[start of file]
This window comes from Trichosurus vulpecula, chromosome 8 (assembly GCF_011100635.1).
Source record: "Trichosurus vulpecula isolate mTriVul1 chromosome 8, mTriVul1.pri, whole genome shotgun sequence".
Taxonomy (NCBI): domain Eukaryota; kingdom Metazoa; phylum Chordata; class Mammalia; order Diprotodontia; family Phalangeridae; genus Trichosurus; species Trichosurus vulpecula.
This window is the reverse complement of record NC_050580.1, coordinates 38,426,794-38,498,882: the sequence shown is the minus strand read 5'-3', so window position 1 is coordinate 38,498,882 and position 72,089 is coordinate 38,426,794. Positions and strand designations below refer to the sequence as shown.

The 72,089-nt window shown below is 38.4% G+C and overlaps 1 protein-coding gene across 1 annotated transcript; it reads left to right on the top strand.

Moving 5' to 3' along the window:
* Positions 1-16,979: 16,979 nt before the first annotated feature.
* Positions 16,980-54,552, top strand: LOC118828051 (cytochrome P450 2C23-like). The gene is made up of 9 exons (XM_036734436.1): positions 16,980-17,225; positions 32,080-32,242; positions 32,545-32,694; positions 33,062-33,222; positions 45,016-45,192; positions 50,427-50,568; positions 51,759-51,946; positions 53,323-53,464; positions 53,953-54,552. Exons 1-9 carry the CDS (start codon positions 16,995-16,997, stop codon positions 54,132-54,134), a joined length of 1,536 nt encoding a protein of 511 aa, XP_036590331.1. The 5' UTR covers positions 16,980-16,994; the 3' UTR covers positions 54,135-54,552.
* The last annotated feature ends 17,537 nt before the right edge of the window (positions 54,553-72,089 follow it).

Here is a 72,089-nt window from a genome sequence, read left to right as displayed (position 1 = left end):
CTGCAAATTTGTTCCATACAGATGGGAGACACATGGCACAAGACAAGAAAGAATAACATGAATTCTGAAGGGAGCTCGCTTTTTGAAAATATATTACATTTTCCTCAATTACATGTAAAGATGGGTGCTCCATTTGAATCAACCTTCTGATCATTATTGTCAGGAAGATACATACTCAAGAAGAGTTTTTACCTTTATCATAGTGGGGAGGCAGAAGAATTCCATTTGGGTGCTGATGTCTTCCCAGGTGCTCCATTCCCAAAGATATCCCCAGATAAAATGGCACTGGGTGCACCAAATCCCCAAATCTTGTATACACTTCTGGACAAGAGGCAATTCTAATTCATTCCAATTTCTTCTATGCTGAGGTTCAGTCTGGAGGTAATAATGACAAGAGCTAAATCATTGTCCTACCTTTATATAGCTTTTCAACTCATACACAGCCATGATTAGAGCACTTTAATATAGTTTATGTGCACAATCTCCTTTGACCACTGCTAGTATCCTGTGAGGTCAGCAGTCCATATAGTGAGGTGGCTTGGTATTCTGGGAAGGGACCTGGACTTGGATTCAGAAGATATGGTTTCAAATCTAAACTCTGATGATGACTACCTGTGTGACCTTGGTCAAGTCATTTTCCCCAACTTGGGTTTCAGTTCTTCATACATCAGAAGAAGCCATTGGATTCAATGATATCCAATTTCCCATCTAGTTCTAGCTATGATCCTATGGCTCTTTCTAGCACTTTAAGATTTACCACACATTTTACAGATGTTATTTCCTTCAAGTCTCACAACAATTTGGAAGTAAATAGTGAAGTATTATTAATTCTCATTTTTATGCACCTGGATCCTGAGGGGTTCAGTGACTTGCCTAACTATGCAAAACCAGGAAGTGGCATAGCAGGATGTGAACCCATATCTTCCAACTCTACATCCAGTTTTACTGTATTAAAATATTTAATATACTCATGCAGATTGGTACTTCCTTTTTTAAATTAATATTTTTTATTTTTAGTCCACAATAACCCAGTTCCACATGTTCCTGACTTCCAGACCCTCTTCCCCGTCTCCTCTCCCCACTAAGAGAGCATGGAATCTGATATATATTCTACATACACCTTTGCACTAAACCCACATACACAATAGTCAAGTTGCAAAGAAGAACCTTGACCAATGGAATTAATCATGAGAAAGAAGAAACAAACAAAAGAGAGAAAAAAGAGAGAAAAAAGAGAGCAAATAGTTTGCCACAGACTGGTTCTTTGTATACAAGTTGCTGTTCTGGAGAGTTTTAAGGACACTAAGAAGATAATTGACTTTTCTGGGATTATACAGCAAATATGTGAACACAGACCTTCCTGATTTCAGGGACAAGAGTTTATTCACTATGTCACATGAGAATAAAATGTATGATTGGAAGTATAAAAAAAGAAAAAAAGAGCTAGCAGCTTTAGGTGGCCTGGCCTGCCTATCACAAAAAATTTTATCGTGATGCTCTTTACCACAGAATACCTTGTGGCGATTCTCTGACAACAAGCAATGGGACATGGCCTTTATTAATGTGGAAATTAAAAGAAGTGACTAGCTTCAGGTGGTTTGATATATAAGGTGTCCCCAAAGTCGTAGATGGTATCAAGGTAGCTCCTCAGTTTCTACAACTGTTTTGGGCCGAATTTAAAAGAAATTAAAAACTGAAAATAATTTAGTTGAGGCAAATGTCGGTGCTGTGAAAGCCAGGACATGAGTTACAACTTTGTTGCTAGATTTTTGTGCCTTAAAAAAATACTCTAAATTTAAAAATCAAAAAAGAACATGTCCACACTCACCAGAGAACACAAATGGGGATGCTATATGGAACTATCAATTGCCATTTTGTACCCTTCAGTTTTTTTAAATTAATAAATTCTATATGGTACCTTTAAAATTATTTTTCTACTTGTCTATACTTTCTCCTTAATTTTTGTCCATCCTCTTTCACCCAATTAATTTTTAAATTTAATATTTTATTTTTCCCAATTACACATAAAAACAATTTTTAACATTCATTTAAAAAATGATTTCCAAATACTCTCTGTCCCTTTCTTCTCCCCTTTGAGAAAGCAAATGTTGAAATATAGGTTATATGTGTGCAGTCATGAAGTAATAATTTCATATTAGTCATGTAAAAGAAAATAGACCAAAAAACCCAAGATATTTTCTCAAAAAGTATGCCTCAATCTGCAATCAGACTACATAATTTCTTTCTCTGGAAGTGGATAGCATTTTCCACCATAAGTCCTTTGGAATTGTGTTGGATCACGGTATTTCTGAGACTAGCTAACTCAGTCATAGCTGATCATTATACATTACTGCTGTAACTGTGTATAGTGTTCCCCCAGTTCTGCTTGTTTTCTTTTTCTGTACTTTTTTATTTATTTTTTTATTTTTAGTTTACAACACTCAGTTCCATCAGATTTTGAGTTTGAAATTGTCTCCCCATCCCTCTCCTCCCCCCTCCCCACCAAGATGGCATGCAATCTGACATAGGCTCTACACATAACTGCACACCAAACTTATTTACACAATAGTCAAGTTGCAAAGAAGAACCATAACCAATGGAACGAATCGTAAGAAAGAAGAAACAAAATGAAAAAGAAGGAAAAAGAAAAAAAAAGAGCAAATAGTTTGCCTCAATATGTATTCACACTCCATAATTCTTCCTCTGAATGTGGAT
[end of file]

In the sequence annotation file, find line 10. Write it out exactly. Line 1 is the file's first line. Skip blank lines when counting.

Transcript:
Here is a 72,089-nt window from a genome sequence, read left to right as displayed (position 1 = left end):